Full correction for some farsighted patients may diminish over time. For some farsighted patient, results may diminish with age.

If you are farsighted, the level of improved vision you experience after surgery may decrease with age. This can occur if your manifest refraction (a vision exam with lenses before dilating drops) is very different from your cycloplegic refraction (a vision exam with lenses after dilating drops). We take every precaution to avoid this by carefully considering the manifest refraction, the cycloplegic refraction, and calculations for treatment to be performed. We may actually recommend alternative vision correction procedures such as lens implants for vision correction if we feel that you may not achieve your personal goals. Ask us about the frequency or likelihood of this happening in your particular situation in our surgical experience in performing more than 10,000 Laser Vision Correction procedures since 1996.

Somewhat limited long term data

Laser Vision Correction has only been available in the United States since 1995. The first laser was approved specifically for LASIK eye surgery in 1998. Therefore, the long-term safety and effectiveness of LASIK surgery much beyond 15 years or so is not known.

Monovision risks

Monovision is one clinical technique used to deal with the correction of near vision and presbyopia, the gradual loss of the ability of the eye to change focus for close-up tasks that progresses with age. The intent of monovision is for the presbyopic patient to use one eye for distance viewing and one eye for near viewing. This practice was first applied to contact lens wearers and more recently to LASIK and other refractive surgeries. With contact lenses, a patient with presbyopia has one eye fit with a contact lens to correct distance vision, and the other eye fit with a contact lens to correct near vision. With LASIK, a presbyopic patient has one eye operated on to correct the distance vision, and the other operated on to correct the near vision. In other words, the goal of the surgery is for one eye to have vision worse than 20/20, the commonly referred to goal for LASIK surgical correction of distance vision. Since one eye is corrected for distance viewing and the other eye is corrected for near viewing, the two eyes no longer work together. This may result in poorer quality vision and a decrease in depth perception. These effects of monovision are most noticeable in low lighting conditions and when performing tasks requiring a very sharp vision. Therefore, you may need to wear glasses or contact lenses to fully correct both eyes for distance or near when performing visually demanding tasks, such as driving at night, operating dangerous equipment, or performing occupational tasks requiring very sharp close vision (e.g., reading small print for long periods of time). Some patients cannot get used to having one eye blurred at all times. Therefore, if you are considering monovision with LASIK, make sure you go through a trial period with contact lenses to see if you can tolerate monovision before you have the surgery performed on your eyes. We want to make sure that you meet the driver’s license requirements with monovision. In addition, you should consider how much your presbyopia is expected to increase in the future. We will discuss when you should expect the results of your monovision surgery to no longer be enough for you to see near-by objects clearly without the aid of glasses or contacts, or when a second surgery might be required to further correct your near vision.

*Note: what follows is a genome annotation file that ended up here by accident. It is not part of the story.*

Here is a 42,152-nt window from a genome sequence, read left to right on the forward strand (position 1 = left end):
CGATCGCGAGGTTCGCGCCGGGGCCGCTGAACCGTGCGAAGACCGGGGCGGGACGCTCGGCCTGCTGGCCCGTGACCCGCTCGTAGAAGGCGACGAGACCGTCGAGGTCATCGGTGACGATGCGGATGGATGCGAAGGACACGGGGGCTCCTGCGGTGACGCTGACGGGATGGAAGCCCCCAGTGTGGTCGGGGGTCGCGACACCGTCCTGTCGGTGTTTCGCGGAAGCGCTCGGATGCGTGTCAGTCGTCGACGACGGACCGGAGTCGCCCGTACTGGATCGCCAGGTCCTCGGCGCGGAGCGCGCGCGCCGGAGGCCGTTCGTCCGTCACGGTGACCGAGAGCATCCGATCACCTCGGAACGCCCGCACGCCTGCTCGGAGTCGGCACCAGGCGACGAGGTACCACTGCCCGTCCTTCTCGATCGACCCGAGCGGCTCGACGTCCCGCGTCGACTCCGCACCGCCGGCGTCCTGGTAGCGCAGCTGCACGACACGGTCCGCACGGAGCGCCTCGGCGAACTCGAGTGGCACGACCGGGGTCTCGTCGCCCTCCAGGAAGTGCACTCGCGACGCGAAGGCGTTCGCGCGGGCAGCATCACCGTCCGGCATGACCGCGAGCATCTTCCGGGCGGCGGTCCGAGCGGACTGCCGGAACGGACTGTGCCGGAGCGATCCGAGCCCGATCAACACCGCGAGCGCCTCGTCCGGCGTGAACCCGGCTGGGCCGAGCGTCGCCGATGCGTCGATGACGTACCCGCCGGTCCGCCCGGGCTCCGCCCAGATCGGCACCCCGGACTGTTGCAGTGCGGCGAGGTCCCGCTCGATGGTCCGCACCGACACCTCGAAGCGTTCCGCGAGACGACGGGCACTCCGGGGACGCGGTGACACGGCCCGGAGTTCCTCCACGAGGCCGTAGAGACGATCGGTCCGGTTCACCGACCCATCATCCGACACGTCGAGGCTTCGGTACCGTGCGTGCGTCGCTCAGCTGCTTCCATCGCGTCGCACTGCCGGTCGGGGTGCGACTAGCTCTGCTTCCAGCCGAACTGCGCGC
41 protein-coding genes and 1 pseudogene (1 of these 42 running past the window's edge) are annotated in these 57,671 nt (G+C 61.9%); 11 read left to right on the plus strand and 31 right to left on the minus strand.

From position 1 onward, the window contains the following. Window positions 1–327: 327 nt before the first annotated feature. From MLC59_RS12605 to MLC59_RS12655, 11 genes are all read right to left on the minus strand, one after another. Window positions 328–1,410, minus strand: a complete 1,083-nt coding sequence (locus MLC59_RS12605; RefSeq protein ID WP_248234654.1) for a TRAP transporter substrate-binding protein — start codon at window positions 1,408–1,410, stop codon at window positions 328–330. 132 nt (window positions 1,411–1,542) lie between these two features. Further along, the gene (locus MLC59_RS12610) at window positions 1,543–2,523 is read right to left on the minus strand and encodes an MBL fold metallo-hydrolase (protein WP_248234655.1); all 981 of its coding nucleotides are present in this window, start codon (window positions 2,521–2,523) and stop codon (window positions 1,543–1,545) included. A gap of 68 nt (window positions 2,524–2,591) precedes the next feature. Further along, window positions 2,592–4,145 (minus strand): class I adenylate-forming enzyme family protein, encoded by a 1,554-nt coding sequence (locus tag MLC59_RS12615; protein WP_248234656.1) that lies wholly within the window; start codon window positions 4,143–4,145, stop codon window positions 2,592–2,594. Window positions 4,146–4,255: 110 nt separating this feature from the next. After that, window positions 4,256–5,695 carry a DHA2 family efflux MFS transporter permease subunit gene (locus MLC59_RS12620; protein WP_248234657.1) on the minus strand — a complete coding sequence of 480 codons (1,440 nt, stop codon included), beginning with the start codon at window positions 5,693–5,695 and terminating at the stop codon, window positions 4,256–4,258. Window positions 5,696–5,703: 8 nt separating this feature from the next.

Bilateral simultaneous treatment

We routinely perform LASIK on both eyes at the same time. However, you may choose to have LASIK surgery on one eye at a time. Although the convenience of having surgery on both eyes on the same day is attractive, in certain instances this may be riskier than having two separate surgeries. If both eyes are treated at the same time or before one eye has a chance to fully heal, you and your doctor do not have the advantage of being able to see how the first eye responds to surgery before the second eye is treated. Another disadvantage to having surgery on both eyes at the same time is that particularly for PRK, the vision in both eyes may be blurred after surgery until the initial healing process is over, rather than being able to rely on clear vision in at least one eye at all times.

Even the best-screened patients under the care of most skilled surgeons can experience serious complications.

During surgery

A malfunction of a surgical device or other error, such as a poorly formed flap of the cornea may lead to discontinuation of the procedure or irreversible damage to the eye. Ask us about the frequency or likelihood of this happening in your particular situation in our surgical experience in performing more than 10,000 Laser Vision Correction procedures since 1996.

After surgery

Although quite rare, some complications, such as migration of the flap or inflammation or infection, may require another procedure and/or intensive treatment with drops. It is remotely possible that even with aggressive therapy; such complications may lead to temporary loss of vision or even irreversible blindness. Ask us about the frequency or likelihood of this happening in your particular situation in our surgical experience in performing more than 10,000 Laser Vision Correction procedures since 1996.

Under the care of an experienced doctor, carefully screened candidates with reasonable expectations and a clear understanding of the risks and alternatives are likely to be happy with the results of their laser vision correction procedure. At Eyecare Medical Group we will take every precaution and the time necessary to educate you and answer any questions that you might have in order to help you meet your personal vision correction goals.